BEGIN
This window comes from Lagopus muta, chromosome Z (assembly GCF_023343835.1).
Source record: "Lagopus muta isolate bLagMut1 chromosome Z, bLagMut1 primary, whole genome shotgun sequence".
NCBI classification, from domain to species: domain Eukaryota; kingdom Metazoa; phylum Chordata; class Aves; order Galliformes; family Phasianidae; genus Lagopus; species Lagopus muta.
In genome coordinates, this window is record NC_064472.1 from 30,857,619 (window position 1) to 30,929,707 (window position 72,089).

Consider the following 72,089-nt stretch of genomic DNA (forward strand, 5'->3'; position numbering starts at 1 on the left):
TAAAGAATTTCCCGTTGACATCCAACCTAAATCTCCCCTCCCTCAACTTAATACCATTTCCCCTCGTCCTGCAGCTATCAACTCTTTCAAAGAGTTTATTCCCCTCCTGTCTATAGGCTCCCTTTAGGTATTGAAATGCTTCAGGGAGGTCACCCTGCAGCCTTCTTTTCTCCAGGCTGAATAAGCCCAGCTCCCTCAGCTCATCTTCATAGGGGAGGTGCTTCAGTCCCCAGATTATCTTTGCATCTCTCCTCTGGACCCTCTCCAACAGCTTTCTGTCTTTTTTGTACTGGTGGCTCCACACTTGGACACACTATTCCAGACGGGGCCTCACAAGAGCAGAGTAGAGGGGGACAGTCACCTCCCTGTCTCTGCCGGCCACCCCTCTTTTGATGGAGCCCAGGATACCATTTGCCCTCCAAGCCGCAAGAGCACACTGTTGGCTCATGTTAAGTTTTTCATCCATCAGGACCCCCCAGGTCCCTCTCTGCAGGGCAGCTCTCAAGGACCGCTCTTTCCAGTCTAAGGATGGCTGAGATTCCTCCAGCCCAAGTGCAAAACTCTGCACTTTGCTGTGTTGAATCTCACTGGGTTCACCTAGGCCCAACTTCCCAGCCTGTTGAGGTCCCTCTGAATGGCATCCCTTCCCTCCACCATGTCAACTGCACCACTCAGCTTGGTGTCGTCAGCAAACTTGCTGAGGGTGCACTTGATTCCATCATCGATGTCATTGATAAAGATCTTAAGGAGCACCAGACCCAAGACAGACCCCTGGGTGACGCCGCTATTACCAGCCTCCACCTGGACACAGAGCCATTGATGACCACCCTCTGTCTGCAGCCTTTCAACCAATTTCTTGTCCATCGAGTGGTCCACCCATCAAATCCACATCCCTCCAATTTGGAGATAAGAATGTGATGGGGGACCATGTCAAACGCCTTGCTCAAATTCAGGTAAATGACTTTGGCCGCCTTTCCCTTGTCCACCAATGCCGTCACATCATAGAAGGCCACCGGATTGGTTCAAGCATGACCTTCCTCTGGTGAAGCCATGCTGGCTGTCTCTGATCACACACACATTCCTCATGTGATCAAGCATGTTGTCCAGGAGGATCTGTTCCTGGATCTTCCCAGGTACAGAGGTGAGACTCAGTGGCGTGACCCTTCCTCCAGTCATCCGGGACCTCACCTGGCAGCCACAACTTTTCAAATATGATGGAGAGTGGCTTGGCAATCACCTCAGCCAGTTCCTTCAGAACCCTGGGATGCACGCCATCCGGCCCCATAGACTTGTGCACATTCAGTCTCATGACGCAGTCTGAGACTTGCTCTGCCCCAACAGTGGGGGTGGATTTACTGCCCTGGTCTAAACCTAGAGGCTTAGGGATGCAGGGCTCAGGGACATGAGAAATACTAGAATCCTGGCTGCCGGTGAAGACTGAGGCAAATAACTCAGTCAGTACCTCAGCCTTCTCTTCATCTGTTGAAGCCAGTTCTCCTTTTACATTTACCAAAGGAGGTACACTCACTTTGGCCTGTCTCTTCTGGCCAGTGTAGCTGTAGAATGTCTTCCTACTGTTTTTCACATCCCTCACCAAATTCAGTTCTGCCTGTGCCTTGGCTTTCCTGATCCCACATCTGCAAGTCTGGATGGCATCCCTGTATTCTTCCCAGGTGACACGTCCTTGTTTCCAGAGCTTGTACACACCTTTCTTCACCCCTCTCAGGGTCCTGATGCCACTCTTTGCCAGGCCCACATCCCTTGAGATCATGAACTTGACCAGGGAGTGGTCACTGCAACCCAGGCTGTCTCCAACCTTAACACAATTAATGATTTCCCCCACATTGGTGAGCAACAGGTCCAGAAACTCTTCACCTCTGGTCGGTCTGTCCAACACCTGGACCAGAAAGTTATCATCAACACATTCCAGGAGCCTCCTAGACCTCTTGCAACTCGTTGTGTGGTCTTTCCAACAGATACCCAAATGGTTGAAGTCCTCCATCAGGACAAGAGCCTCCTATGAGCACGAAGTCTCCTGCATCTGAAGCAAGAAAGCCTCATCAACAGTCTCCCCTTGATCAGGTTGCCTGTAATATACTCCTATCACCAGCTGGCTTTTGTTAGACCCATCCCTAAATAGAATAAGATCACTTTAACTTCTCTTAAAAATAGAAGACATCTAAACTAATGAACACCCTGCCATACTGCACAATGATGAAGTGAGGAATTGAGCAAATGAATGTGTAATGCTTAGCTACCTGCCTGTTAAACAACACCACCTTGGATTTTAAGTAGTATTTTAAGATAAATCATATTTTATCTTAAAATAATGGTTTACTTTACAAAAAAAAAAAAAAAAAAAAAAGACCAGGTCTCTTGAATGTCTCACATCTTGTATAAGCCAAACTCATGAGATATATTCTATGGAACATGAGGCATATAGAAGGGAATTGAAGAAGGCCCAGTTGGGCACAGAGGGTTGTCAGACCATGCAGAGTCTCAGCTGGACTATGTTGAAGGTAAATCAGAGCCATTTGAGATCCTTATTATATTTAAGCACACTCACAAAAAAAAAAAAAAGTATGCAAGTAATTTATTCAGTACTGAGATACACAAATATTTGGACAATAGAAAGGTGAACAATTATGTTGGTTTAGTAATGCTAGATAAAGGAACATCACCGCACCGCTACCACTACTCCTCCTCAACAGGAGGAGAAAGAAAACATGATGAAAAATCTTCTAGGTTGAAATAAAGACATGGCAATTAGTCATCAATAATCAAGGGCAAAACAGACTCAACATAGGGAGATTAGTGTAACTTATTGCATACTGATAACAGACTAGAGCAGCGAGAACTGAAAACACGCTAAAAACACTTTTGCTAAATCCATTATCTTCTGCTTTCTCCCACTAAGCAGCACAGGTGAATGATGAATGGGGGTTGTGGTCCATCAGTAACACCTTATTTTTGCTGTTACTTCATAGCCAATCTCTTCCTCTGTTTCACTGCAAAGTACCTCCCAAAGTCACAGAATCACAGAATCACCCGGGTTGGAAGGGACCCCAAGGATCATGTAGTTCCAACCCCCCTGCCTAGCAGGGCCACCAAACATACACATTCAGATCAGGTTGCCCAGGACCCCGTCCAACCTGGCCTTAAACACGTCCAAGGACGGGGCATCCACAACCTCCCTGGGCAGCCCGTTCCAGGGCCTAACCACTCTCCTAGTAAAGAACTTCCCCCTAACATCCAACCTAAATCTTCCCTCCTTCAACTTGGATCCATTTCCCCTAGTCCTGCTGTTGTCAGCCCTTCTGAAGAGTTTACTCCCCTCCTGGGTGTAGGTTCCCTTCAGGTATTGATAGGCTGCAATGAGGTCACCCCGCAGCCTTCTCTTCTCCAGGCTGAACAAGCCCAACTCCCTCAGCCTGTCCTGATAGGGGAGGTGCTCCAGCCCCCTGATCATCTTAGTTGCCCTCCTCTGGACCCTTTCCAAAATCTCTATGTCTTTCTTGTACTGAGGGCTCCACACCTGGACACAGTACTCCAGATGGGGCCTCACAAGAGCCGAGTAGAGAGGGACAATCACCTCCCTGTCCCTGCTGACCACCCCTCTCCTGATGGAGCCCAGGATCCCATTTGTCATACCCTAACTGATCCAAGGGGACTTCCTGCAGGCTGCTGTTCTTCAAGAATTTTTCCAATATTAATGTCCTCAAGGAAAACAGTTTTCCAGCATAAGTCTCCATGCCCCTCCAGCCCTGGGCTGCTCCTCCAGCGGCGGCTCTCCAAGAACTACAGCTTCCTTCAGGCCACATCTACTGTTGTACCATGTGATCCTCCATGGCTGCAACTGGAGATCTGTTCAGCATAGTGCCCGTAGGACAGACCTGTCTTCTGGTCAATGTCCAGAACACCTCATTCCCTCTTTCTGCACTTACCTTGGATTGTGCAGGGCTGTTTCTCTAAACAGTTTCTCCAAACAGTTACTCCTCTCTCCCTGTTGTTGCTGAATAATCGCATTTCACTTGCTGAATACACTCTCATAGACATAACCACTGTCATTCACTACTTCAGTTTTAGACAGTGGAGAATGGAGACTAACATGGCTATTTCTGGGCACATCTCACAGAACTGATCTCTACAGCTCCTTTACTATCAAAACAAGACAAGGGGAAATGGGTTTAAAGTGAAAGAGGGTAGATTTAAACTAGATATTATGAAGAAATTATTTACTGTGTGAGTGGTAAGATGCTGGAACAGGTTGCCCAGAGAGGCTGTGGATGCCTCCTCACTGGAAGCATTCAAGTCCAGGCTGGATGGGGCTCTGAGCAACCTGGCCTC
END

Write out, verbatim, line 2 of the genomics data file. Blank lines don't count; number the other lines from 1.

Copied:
Source record: "Lagopus muta isolate bLagMut1 chromosome Z, bLagMut1 primary, whole genome shotgun sequence".